Fragments and conformations from the CCDC’s Cambridge Structural Database accessible through Cresset’s Spark

Cambridge, UK – 28 July 2015 – Cresset, innovative provider of computational chemistry software and services, announces the release of the new Spark CSD Fragment Database derived from the Cambridge Crystallographic Data Centre’s (CCDC) Cambridge Structural Database (CSD).
 
“Spark replaces fragments of molecules with biologically equivalent alternatives,” explains Dr Robert Scoffin at Cresset. “It is ideal for scaffold hopping, moving to clear IP, replacing R-groups and growing or linking fragments. This new database of fragments from the CSD means that Spark’s results contain chemical replacements that have experimentally validated chemistry and known conformations. This gives them a higher chance of a smooth synthetic route and better likelihood of being a valid bioactive conformation.”
 
 “The CSD is the world’s most comprehensive database of expert-curated 3D small-molecule organic and metal-organic crystal structures, containing the results of over ¾ million X-ray and neutron analyses,” commented Colin Groom, Executive Director of the CCDC. “The new Spark CSD Fragment Database further extends the ways in which researchers can use this wealth of crystallographic data to address a wide range of scientific problems.”
 
Contact
 
Cresset: Sue Peffer, Marketing Manager, news@cresset-group.com, +44 (0)1223 858890
CCDC: Paul Davie, General Manager, Cambridge Crystallographic Data Centre Inc., davie@ccdc.cam.ac.uk
 
About Cresset
Cresset’s software and consulting services are used by chemists from the world’s leading research organizations. Our patented methods deliver novel, realistic results for discovering, designing and optimizing the best small molecules in industry sectors including: agrochemicals, fine chemicals, flavor, fragrance, petrochemicals and pharmaceuticals. www.cresset-group.com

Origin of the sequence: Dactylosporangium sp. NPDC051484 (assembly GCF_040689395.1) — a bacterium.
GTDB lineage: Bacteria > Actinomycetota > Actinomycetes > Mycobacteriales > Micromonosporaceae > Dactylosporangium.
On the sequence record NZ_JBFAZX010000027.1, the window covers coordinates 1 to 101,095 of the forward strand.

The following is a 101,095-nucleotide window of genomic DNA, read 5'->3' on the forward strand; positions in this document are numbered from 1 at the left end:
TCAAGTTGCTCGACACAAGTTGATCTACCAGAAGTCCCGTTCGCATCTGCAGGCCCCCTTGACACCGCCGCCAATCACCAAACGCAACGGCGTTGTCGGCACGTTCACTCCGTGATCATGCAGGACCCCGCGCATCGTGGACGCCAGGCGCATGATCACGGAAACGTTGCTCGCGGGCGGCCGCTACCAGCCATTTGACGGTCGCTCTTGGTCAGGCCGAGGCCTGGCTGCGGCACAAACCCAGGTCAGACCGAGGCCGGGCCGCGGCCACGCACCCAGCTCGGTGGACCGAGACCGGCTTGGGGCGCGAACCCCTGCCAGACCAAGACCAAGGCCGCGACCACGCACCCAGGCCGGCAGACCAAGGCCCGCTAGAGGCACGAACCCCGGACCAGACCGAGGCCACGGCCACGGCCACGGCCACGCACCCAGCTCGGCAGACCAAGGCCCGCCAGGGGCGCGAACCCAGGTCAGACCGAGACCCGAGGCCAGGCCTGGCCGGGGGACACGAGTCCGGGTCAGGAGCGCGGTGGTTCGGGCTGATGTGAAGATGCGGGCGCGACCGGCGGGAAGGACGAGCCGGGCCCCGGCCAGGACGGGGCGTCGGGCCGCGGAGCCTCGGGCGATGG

About The Cambridge Crystallographic Data Centre
 

The Cambridge Crystallographic Data Centre is dedicated to the advancement of chemistry and crystallography for the public benefit. It supports structural chemistry worldwide through collaborative research studies and by developing the Cambridge Structural Database (CSD), the world’s only comprehensive, up-to-date, and fully-curated knowledge base of small molecule crystal structures.

The CSD was established 50 years ago as the world’s first numerical database and now comprises over 775,000 entries. The CCDC enhances its value to research scientists by providing state-of-the-art structural analysis software and expert research services for receptor modelling, ligand design, docking, lead optimization, formulation studies and materials research. The CSD and associated software services are delivered to around 1,400 research sites worldwide, including academic institutions in 80 countries and all of the world’s top pharmaceutical and chemical companies.

Originating in the Department of Chemistry at the University of Cambridge, the CCDC is now a UK Research Council Independent Research Organisation and a University of Cambridge Partner Institute, constituted as a registered charity. With 50 years of scientific expertise, the CCDC has demonstrated its strong track record in basic research through more than 750 peer-reviewed publications. www.ccdc.cam.ac.uk